Is Creativity Key to Future Jobs?
Is creativity key to future jobs?
Late last year, I had the pleasure of asking 300 brilliant local high school students, what jobs will be most disrupted by technology in the next 10 years? So many well-informed answers shot back "Lawyers! Teachers! Retailers! Doctors! Travel Agents!" One answer stood out that day and gave me pause for reflection, a young man shouted "Any jobs that aren't creative".
(This is the online event link. Please access from 6pm. To register, see above)
This Thursday, join Founder Jorge Castillo, Creative Director of the multi-award winning Canvas Group and District Group, in a fireside chat with Zara Crichton, Executive Director at Venture Café Sydney as we discuss his career success combining impactful design with technology to create effective business solutions - and what the future may bring.
Current research future jobs shows us that creativity is the most transferable skill and is one of the greatest predictors of a job’s future prospects. In fact, creativity and project management skills proved to be the most potent skill mix for the future.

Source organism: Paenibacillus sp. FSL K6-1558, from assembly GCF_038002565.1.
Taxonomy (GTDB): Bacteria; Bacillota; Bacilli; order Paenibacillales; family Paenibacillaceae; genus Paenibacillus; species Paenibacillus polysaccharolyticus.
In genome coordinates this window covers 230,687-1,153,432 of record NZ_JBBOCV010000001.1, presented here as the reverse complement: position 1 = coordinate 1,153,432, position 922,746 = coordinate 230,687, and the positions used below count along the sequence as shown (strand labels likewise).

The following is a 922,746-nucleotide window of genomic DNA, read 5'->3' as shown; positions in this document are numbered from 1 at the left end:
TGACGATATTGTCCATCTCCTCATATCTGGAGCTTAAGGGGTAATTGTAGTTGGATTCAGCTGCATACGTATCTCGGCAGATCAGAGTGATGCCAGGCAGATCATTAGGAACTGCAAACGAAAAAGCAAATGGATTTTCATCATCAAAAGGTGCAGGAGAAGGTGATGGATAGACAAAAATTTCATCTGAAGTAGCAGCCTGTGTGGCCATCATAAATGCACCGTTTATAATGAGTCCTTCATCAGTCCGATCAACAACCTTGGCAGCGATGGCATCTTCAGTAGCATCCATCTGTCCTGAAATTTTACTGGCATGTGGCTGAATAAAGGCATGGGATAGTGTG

Some questions we'll cover - get your questions ready too!
- What does it mean to be creative? Can anyone approach their job creatively?
- Career pathways are no longer linear. Where could skilled 3D talent apply their skills to today, and in the future?
- In addition to technical skills training, should we also be learning how to tackle non-routine problems with design led thinking and other creative approaches?
The teenagers of today are listening to this debate because it's the reality they now face. And it's a reality that many of us in the workforce will face at an accelerated pace as a direct impact of COVID-19.
Let's continue this conversation with students, parents, policymakers, employers and the workforce on how technical skills alone are nothing without creativity to back them up – whether that is being creative with a spreadsheet or setting abuzz with your next medical research breakthrough.